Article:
Unix System Overview

Unix (often spelled "UNIX," especially as an official trademark) is an operating system that originated at Bell Labs in 1969 as an interactive time-sharing system. Ken Thompson and Dennis Ritchie are considered the inventors of Unix. The name (pronounced YEW-nihks) was a pun based on an earlier system, Multics. In 1974, Unix  became the first operating system written in the C language. Unix has evolved as a kind of large freeware product, with many extensions and new ideas provided in a variety of versions of Unix by different companies, universities, and individuals. Contact US

Partly because it was not a proprietary operating system owned by any one of the leading computer companies and partly because it is written in a standard language and embraced many popular ideas, Unix became the first open or standard operating system that could be improved or enhanced by anyone. A composite of the C language and shell (user command) interfaces from different versions of Unix were standardized under the auspices of the IEEE as the Portable Operating System Interface (POSIX). In turn, the POSIX interfaces were specified in the X/Open Programming Guide 4.2. These interfaces are also known as the "Single UNIX Specification" and, in the most recent version, "UNIX 03"). The trademarked "UNIX" is now owned by the The Open Group, an industry standards organization, which certifies and brands Unix implementations. Unix operating systems are used in widely-sold workstation products from Sun Microsystems, Silicon Graphics, IBM, and a number of other companies. The Unix environment and the client/server program model were important elements in the development of the Internet and the reshaping of computing as centered in networks rather than in individual computers. Linux, a Unix derivative available in both "free software" and commercial versions, is increasing in popularity as an alternative to proprietary operating systems.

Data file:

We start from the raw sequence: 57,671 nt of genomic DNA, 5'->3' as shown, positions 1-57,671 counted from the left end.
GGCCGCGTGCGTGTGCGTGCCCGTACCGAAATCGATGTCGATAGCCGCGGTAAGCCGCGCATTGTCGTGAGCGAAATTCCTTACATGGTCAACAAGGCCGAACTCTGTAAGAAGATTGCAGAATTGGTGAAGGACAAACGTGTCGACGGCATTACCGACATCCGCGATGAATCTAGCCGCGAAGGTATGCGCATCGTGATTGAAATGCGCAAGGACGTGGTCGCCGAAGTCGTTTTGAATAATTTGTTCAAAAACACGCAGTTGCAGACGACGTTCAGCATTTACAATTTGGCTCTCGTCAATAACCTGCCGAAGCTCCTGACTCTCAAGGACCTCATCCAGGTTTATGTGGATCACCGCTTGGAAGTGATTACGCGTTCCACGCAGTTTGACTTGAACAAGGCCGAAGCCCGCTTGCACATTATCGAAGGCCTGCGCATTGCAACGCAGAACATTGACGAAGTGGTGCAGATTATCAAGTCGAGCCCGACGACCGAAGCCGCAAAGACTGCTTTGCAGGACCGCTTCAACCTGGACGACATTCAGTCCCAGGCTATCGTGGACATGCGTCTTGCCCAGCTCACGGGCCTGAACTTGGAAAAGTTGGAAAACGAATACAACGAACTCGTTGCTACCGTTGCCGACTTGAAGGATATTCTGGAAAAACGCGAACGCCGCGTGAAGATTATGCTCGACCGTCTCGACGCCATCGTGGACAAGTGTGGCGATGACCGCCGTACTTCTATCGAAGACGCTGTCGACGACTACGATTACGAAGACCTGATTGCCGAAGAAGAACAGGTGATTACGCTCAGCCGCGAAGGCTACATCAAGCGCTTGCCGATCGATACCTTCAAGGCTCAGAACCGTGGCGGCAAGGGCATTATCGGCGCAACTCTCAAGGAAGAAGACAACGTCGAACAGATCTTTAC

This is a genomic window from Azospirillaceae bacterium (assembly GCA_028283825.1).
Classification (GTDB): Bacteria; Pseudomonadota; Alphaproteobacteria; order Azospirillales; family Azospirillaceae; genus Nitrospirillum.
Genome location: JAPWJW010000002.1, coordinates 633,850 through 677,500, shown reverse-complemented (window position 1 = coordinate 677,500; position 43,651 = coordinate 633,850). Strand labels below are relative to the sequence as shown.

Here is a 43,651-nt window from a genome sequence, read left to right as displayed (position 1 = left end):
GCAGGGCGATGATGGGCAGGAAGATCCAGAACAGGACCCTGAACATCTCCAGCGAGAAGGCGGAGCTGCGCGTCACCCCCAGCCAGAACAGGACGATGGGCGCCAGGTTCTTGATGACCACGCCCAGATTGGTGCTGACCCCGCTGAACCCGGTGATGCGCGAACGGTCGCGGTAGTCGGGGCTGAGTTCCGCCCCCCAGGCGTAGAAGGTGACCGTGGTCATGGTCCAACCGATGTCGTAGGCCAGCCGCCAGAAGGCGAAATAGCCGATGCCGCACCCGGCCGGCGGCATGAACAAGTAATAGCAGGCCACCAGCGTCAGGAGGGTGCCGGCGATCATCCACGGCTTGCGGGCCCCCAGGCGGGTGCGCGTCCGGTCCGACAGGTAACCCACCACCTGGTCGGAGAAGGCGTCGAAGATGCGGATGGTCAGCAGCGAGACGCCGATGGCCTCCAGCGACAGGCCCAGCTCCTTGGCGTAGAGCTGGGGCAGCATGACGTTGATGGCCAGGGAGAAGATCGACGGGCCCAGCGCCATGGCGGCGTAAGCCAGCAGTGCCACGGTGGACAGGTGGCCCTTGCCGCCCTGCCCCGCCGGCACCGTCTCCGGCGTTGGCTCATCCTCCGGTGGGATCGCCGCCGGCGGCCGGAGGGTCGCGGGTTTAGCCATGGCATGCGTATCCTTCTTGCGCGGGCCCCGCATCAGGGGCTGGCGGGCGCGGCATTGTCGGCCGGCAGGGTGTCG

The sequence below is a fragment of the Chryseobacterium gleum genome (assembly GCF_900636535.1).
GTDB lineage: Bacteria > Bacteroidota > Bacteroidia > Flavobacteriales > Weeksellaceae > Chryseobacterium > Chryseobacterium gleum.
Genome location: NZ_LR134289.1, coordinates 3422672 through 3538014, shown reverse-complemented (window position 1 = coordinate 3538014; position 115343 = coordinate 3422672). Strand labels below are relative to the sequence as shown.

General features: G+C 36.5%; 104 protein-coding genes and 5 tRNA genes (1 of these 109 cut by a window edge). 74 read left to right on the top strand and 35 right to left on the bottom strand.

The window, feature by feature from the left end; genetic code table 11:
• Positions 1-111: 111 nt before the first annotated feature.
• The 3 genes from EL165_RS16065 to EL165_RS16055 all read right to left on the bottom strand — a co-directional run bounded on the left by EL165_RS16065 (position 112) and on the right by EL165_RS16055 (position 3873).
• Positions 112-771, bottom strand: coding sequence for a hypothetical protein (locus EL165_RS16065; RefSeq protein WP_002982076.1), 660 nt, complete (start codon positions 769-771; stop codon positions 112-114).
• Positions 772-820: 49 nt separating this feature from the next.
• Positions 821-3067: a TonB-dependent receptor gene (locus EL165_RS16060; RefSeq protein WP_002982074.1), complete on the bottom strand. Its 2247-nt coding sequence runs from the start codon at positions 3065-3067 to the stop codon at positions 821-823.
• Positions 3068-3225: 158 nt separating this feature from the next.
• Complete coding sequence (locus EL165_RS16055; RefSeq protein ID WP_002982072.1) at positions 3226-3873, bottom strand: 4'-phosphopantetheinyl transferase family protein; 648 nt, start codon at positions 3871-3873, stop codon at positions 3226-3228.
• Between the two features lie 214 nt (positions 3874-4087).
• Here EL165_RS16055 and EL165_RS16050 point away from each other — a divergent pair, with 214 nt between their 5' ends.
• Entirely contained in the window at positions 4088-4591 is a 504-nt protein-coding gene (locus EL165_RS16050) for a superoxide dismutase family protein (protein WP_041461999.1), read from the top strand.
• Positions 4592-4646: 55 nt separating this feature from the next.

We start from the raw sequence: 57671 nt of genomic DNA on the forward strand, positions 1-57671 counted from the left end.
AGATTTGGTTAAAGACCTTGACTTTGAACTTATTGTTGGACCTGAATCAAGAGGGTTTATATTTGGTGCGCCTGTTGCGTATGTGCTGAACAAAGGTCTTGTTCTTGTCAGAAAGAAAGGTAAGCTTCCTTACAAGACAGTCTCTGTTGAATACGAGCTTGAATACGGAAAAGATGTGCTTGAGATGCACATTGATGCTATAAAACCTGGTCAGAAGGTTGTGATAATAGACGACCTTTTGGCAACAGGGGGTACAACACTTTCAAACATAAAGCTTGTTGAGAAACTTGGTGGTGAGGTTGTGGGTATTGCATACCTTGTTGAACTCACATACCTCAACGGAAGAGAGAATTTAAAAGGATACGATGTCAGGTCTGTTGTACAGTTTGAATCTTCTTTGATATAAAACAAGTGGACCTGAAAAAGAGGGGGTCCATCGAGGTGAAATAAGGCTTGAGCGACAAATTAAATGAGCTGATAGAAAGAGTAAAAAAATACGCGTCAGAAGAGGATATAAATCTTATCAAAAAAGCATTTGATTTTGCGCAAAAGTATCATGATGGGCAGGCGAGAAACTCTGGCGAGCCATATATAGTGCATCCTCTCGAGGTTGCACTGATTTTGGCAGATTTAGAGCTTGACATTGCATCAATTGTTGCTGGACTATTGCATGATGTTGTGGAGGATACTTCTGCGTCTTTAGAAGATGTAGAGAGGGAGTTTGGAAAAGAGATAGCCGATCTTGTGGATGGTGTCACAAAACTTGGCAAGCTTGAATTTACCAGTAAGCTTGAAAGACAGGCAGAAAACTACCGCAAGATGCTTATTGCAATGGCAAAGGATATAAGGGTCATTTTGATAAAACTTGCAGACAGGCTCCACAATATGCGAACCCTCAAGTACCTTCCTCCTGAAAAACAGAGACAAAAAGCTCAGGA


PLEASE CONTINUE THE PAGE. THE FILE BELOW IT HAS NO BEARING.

After its breakup in 1982, AT&T began to market UNIX in earnest. It also began the long and difficult process of defining a standard version of UNIX. Due to its portability, flexibility, and power, UNIX has become a leading operating system for workstations. Historically, it has been less popular in the personal computer market. Today, the trademarked "Unix" and the "Single UNIX Specification" interface are owned by The Open Group. An operating system that is certified by The Open Group to use the UNIX trademark conforms to the Single UNIX Specification. According to The Open Group's Web site, "As the owner of the UNIX trademark, The Open Group has separated the UNIX trademark from any actual code stream itself, thus allowing multiple implementations. Since the introduction of the Single UNIX Specification, there has been a single, open, consensus specification that defines the requirements for a conformant UNIX system. There is also a mark, or brand, that is used to identify those products that have been certified as conforming to the Single UNIX Specification, initially UNIX 93, followed subsequently by UNIX 95, UNIX 98 and now UNIX 03. Both the specification and the UNIX trade mark are managed and held in trust for the industry by The Open Group."

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